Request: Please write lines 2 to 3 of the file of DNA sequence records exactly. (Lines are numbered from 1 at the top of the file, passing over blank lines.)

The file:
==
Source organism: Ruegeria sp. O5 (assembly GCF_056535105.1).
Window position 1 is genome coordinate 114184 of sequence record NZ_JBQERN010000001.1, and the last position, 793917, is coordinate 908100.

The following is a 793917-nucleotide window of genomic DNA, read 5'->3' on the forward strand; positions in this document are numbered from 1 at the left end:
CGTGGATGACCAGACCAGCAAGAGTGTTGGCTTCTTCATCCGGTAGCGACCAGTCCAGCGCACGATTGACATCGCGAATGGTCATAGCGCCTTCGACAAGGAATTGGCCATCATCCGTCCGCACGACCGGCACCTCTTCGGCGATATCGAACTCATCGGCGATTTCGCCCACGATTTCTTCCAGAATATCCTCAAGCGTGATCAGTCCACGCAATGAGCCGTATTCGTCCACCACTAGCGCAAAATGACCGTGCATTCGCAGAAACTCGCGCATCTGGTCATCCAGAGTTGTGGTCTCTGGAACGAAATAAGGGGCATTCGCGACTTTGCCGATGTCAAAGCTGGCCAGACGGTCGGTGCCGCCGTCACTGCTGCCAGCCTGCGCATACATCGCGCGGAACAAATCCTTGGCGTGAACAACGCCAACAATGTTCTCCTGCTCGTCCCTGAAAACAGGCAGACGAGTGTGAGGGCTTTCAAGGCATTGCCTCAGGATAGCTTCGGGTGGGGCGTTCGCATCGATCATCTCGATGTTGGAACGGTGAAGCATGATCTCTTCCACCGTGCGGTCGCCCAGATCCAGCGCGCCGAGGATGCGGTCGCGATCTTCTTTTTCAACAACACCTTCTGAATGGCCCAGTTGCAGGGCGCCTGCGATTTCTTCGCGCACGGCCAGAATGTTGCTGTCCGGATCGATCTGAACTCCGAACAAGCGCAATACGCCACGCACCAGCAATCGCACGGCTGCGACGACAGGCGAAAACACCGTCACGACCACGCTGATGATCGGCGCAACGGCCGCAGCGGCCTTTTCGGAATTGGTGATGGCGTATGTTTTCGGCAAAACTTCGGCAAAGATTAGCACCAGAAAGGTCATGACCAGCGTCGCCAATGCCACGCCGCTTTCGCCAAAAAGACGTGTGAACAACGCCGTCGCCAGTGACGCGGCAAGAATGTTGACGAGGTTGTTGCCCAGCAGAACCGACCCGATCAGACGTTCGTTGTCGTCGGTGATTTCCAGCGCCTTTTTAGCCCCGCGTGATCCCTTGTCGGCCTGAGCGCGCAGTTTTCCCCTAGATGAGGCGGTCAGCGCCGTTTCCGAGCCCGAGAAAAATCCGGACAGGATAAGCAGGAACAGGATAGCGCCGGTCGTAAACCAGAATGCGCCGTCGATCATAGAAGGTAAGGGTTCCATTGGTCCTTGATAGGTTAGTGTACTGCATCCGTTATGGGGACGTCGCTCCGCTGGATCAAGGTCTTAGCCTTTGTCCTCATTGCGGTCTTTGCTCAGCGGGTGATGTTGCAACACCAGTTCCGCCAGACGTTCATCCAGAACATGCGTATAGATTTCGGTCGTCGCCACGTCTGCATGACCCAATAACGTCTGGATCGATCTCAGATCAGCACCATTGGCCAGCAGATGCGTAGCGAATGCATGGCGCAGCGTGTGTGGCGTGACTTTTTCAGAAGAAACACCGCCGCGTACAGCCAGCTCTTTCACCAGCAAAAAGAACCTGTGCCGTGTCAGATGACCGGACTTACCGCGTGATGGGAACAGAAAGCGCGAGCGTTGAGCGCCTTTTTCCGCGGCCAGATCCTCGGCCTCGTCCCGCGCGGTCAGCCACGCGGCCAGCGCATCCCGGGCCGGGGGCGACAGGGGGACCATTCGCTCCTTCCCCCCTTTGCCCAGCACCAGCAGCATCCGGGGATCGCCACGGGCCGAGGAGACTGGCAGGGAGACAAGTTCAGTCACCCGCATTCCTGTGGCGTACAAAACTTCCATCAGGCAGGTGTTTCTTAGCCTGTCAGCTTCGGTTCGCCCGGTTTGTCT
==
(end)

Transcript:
Window position 1 is genome coordinate 114184 of sequence record NZ_JBQERN010000001.1, and the last position, 793917, is coordinate 908100.

The following is a 793917-nucleotide window of genomic DNA, read 5'->3' on the forward strand; positions in this document are numbered from 1 at the left end: